I draw your attention to Preston M. Torbert, Contract Drafting: A Socratic Manifesto, 14 Scribes J. Legal Writing 93, 119 (2012) (PDF copy here). Preston is a retired practitioner who teaches and writes about contract drafting; he was kind enough to send me a copy of the article.
Apart from the introductory paragraph, the article is written entirely in questions. That might be a bit of gimmick, but it’s a neat one.
The gist of Preston’s article is that it’s time for law schools to give contract drafting the attention and resources it deserves. No kidding! Read the article; to whet your appetite, here are some extracts that caught my eye:
- What’s the ratio of time spent by the average lawyer on litigation versus contracts? 1 to 10? 1 to 20? Wouldn’t most lawyers agree that contracts is the discipline most central to law practice?
- In general, hasn’t a combination of the factors just noted led to an inordinate emphasis on appellate decisions as “the law,” an emphasis that has distorted legal scholarship and teaching and failed to prepare students for law practice?
- Couldn’t attention to contract drafting play an important role in restoring a better balance to scholarship and teaching, as well as continuing legal education? Couldn’t it give the practicing bar the benefit of academia’s creative insights?
- In legal education, hasn’t “thinking like a lawyer” become “more a talismanic justification for what is going on than an articulated educational program”? Shouldn’t “thinking like a lawyer” include “thinking like a lawyer drafting a contract” rather than merely “thinking like a judge interpreting a contract”?
- If we argue that someone cannot draft a contract without understanding how a judge might interpret it, should we also recognize that someone cannot properly understand a judicial decision on a contract dispute without having drafted a contract?
- Why is it that scholars and teachers have spent so much time studying judges’ decision-making, but have very rarely suggested how lawyers might influence judges’ decision-making in advance by drafting documents in a way that avoids judicial intervention in the first place?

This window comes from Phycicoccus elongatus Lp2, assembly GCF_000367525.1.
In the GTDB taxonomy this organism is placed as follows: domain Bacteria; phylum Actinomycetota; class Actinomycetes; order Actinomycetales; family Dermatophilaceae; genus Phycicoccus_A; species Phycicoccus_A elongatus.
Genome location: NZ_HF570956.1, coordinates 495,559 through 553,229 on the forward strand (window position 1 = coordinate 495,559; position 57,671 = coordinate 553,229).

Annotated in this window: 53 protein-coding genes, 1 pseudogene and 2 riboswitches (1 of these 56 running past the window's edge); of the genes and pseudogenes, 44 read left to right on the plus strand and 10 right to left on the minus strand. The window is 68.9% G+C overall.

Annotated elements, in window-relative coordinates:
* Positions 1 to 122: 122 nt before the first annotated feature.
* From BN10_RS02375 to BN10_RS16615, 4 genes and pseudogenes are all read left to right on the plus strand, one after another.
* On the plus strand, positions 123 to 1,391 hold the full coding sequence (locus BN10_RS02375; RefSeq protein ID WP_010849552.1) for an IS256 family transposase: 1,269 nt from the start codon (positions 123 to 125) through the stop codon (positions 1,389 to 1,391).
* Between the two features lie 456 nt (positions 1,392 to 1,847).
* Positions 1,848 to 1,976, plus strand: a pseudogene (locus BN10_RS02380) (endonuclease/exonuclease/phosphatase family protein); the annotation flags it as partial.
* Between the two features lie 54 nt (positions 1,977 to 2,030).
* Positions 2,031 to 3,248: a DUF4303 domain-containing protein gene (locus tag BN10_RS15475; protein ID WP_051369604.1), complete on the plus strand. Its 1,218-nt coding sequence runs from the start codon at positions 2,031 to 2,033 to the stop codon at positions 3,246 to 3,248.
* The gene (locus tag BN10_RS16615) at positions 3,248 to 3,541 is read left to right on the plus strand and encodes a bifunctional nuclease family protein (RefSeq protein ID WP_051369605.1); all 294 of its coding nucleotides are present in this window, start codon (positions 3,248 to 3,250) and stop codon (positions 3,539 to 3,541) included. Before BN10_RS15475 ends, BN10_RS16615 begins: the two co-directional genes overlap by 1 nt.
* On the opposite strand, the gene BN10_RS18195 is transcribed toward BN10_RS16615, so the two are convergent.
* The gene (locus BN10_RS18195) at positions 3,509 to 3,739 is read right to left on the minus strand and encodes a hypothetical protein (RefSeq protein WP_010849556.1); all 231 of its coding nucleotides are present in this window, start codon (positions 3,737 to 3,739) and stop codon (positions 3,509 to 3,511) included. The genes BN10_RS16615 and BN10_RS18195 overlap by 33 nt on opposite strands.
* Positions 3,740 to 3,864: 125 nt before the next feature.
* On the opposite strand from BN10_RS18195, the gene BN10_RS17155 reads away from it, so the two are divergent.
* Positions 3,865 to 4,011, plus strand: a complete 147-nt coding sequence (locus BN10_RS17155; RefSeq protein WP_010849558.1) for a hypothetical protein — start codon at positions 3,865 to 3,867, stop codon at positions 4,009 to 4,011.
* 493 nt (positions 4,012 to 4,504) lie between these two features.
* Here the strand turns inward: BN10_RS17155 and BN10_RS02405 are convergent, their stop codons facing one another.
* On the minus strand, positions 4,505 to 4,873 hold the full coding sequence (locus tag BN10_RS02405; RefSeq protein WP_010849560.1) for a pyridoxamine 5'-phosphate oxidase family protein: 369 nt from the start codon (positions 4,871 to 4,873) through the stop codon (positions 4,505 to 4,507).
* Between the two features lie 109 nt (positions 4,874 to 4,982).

- More specifically, shouldn’t we recognize that drafting is not a routine, nuts-and-bolts task and that, if it were, it would long ago have been outsourced to India? On the contrary, isn’t contract drafting really problem-solving par excellence?
- Can’t we avoid having new associates ““freeze like deer in [the] headlights” when asked by a partner to draft a contract?
- [W]ouldn’t it be more appropriate to talk of “assembling” or “constructing” a contract rather than “drafting” one? Might not Charles Fox’s general term “working with contracts” be an even more accurate expression? How about “contracting”? Wouldn’t a more accurate term help to direct our attention away from the “creative writing” frame of mind toward the legal issues that a drafter faces in putting together a contract?
- Couldn’t a law school arrange a “Contracts Program” that has two basic courses, one on the language of contracts, teaching how to recognize and eliminate ambiguity, and a second on the elements and structure of contracts, examining the basic legal issues common to all contracts and reviewing alternative solutions?
Preston wraps up the article with a plea for “a new doctrine of contract drafting.” I’d like to think that A Manual of Style for Contract Drafting is a step in that direction, in that it establishes guidelines for optimal contract language as an alternative to the current free-for-all.
Perhaps blame for neglect of contract drafting lies as much with the legal profession as with law schools. The nature of traditional contract language suggests that for most practicing lawyers, notions of quality come a distant second to expediency. That being the case, why should law schools care too much about contract drafting?